That leave be granted to introduce a Bill entitled an Act to amend the Criminal Justice (Victims of Crime) Act 2017 by affording relevant information and legal advice to victims of alleged offences involving sexual violence, gender based violence or violence in a close relationship and to provide for related matters.
The purpose of this legislation is to give greater support and protection to victims of sexual violence, gender-based violence or violence in a close relationship. To understand the purpose and benefit of the legislation, we have to be aware that it is, unfortunately, the case that sexual offences in Ireland are on the increase. Yesterday, the Central Statistics Office, CSO, published its recorded crime figures for the first quarter of 2018. Regrettably, those figures indicated that there was a 14.7% increase in sexual offences in the first quarter of this year compared to the first quarter of the previous year. The figures highlight, in particular, that 181 rapes were recorded in Ireland in the first quarter of the year, which is a worrying increase. When the CSO figures for the final quarter of 2017 were examined and published three or four months ago, there was a 16.9% increase in sexual offences, with a 28.2% increase in rapes of a male or female.
The significant increase in sexual offences may be due to one of two reasons. First, it could be because of public awareness, public information and public confidence. People are becoming more willing to make complaints and to have sexual offences against them recorded. That is one possible explanation. Regrettably, there is another equally valid explanation, which is that sexual offences are significantly on the increase. It would not be surprising if it was so when we consider the prevalence of pornography on the Internet and the extent to which young men, in particular, seem to be learning about sexuality from pornography on the Internet, which presents women in a very submissive and malleable form.
We need to be conscious of the fact that sexual offences are on the increase, and it is in that context that this legislation is important. The purpose of the legislation is to provide support to victims of sexual violence and gender-based violence in circumstances where they make a complaint to An Garda Síochána. Many people who have been through a court process where they have been the complainant in a rape or sexual offence trial state afterwards that they found the experience difficult, harrowing and surprising. Part of the reason for that is the lack of information provided to complainants in the early stages of a criminal investigation. The legislation will amend section 17 of the Criminal Justice (Victims of Crime) Act 2017 so that where a victim of sexual violence makes a complaint, they will be provided with relevant information and legal advice by a solicitor funded by the Minister, advising him or her of the process involved and the actions required for criminal proceedings in respect of the alleged offence to be brought and heard.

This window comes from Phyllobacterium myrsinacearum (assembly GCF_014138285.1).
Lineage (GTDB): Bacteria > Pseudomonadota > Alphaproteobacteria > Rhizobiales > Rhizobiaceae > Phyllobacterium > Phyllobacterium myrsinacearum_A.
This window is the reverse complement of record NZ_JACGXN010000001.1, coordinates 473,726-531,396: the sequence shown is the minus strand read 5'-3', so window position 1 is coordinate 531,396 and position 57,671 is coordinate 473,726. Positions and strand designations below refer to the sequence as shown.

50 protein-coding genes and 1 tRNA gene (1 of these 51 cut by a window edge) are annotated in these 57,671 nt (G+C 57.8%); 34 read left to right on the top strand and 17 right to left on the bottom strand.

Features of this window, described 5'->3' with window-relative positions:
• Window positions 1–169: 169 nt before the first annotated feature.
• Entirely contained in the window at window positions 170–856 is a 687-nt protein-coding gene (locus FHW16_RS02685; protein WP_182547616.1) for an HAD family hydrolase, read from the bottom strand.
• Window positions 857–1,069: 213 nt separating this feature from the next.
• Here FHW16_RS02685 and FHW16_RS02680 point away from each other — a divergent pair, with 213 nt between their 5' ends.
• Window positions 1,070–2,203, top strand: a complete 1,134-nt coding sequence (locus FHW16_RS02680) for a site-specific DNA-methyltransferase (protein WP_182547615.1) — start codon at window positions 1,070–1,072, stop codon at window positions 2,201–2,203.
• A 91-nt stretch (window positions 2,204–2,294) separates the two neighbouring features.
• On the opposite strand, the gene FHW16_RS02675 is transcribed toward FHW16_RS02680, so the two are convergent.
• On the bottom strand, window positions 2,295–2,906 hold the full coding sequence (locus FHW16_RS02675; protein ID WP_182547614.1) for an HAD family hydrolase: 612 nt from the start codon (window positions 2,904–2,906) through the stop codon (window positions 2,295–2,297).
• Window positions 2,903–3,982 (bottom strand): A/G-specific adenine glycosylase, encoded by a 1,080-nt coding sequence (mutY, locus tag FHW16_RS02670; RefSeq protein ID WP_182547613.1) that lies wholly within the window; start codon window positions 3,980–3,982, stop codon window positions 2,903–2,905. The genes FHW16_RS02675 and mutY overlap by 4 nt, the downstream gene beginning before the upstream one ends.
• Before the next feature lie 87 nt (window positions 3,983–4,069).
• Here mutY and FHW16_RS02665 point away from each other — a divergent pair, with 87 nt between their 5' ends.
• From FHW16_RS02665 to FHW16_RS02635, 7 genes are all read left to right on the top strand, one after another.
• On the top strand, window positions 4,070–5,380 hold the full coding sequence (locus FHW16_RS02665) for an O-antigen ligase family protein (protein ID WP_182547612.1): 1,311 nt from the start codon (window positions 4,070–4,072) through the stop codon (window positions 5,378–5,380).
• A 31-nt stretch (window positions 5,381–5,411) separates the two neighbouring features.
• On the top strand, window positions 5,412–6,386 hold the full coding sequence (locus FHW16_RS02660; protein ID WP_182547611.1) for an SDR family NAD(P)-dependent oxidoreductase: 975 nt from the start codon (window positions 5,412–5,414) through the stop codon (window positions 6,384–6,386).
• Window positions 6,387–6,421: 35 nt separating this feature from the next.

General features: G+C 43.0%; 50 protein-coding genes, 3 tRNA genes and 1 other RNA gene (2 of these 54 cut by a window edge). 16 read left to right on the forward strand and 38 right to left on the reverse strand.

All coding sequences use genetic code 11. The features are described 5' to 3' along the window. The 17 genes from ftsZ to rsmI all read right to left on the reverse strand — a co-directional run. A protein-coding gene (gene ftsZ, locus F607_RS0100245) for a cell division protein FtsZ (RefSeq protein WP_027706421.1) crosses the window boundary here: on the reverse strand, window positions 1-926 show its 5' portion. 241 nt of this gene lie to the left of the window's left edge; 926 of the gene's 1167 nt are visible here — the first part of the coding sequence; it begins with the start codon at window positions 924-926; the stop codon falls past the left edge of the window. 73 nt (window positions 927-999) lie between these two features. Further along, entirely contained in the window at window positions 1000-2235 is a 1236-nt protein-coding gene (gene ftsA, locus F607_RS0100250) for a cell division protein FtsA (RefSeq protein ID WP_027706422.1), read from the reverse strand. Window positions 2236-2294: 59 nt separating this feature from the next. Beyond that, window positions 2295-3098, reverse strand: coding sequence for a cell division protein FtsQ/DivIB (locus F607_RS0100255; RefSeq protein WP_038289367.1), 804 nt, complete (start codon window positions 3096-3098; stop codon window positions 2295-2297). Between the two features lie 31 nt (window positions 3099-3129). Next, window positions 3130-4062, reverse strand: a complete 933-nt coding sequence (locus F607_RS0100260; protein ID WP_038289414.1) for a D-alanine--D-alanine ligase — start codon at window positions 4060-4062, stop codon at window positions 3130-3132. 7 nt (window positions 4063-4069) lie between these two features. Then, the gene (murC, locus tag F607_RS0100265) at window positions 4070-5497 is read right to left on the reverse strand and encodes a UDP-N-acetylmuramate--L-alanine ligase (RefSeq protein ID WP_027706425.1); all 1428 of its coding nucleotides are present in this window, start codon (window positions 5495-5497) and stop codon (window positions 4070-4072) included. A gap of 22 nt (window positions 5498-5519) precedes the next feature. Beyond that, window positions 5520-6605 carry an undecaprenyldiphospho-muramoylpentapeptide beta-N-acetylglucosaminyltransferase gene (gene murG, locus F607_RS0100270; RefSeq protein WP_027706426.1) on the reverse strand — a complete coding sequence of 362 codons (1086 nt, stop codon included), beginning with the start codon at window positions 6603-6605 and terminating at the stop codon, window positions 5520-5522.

In practical terms, that means that complainant will have the opportunity to be advised by a solicitor at the earliest stage, first, on what the Garda investigation will involve and, second, on what the pre-trial process will involve. They need to be informed that all the evidence accumulated will be provided to the accused. Third, and most important, they need to be advised of the fact that for the prosecution to be maintained and to succeed the complainant will be required to give evidence and face cross-examination in respect of the allegation he or she has made. There is protection on our Statute Book, which provides for separate legal representation to a complainant in a rape or sexual offence trial. The complainant under this legislation will also be informed of that.
The legislation would be beneficial. Somebody accused of rape or sexual offences has the State-funded protection of the free legal aid scheme from an early stage. We should provide victims of sexual offences with similar forms of advice. It would not be an expensive process. It would be most appropriate if it was conducted through the parameters of the Rape Crisis Network Ireland. It would also be beneficial to the criminal justice system. Most important, it would be beneficial to the victims of sexual violence, gender-based violence and violence in a close relationship.